Former FTX CEO Sam Bankman-Fried wants Robinhood stock seized by the U.S. returned to him, claiming the shares are his property.
In a Thursday (Jan. 5) U.S. court filing, his lawyers argued that the shares are not part of the FTX bankruptcy case, nor is the company that owns the Robinhood shares — Emergent Fidelity Technology, of which Bankman-Fried owns 90%.
They added that while FTX debtors have failed to show that they would be “irreparably injured” by denial of the claim to the shares, Bankman-Fried needs some of the assets to pay for his criminal defense.
“Mr. Bankman-Fried has not been found criminally or civilly liable for fraud, and it is improper for the FTX Debtors to ask the Court to simply assume that everything Mr. Bankman-Fried ever touched is presumptively fraudulent,” his lawyers said in the filing.
On the same day, two other entities filed requests for the Robinhood shares: crypto lender BlockFi, from which Bankman-Fried had taken loans and pledged the shares as collateral, and the joint provisional liquidators for Emergent Fidelity Technology in Antigua, Bloomberg reported Friday (Jan. 6).
The Robinhood shares were among the assets linked to FTX that the United States seized on Wednesday (Jan. 4).
The question of ownership of the shares had become more complicated when Bankman-Fried told a court before he was arrested in the Bahamas that he and FTX co-founder Gary Wang had borrowed $546 million from Alameda Research to capitalize Emergent Fidelity Technologies.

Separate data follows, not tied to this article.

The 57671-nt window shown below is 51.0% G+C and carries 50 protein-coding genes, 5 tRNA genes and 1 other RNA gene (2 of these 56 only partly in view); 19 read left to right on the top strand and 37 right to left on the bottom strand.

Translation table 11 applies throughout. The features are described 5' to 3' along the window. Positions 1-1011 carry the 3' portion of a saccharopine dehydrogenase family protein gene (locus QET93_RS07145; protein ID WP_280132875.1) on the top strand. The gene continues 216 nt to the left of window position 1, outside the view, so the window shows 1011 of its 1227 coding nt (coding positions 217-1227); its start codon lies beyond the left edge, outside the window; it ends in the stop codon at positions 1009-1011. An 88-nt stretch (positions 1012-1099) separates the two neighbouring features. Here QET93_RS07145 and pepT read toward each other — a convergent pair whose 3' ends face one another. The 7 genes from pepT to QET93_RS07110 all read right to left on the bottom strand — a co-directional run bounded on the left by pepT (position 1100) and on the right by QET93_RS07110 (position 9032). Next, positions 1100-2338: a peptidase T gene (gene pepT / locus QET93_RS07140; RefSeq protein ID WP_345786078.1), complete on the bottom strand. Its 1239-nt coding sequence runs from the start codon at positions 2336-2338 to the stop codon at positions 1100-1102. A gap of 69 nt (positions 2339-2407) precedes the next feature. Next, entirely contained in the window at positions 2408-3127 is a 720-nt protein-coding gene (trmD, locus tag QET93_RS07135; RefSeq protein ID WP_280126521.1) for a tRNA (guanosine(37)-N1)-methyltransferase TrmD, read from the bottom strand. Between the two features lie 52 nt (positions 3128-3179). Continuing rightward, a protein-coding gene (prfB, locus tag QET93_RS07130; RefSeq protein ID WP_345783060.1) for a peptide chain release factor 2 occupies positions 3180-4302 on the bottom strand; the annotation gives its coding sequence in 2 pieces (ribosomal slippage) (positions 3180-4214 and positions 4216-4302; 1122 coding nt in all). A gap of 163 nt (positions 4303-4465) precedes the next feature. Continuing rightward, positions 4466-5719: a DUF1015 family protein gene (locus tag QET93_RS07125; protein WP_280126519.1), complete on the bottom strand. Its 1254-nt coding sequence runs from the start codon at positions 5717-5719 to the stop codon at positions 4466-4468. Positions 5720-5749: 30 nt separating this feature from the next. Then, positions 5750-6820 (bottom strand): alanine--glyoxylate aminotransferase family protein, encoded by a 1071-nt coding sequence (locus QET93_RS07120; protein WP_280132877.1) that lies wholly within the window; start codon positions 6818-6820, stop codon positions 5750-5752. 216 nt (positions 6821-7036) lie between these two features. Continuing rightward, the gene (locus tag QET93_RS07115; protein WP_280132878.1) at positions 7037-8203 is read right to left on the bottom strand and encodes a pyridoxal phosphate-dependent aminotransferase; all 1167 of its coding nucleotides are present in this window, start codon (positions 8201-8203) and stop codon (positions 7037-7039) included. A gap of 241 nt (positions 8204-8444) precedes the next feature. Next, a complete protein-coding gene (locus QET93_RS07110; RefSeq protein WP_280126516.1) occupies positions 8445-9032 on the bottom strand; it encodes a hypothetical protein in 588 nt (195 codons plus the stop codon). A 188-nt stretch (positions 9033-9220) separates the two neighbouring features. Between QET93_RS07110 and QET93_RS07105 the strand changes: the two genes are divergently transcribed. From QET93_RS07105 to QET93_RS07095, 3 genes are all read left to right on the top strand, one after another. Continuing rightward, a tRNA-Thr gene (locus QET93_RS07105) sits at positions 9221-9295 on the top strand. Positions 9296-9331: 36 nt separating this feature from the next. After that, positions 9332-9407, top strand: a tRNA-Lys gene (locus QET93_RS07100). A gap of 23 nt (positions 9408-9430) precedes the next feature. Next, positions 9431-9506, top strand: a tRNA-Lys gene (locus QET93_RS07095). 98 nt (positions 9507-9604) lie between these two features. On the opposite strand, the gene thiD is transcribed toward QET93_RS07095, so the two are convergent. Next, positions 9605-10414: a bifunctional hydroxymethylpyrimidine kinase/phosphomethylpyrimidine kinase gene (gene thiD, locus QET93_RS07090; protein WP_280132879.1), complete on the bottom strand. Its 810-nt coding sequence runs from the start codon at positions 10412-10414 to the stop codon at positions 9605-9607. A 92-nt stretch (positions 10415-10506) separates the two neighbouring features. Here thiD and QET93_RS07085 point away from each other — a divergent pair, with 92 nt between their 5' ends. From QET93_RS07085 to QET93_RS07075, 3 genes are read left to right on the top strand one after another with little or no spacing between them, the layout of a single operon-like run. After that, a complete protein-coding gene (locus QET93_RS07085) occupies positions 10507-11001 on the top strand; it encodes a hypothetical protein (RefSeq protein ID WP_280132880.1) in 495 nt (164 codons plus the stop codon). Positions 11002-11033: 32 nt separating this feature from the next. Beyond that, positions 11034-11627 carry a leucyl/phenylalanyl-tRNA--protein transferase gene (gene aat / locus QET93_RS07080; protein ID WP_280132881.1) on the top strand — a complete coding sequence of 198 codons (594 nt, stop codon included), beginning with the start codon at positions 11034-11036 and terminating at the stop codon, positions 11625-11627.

Before that report, BlockFi, FTX Group and Bankman-Fried had all claimed ownership of the shares.
What’s more, the shares are among the most valuable assets linked to FTX.
As Bloomberg reported on Dec. 22, “The Robinhood shares played a prominent role in the run-up to FTX’s implosion. They were touted in a spreadsheet as being some of the crypto empire’s most valuable, liquid assets amid efforts to drum up rescue financing.”
In early December, Robinhood CEO Vlad Tenev told CNBC that he was not surprised that the shares were one of the more valuable assets linked to FTX and that he did not have any more information about the fate of the shares than CNBC.
“We’re just watching this unfold and … it’s going to be locked up in bankruptcy proceedings, most likely for some time,” Tenev said at the time. “And so we’re just kind of seeing how that plays out.”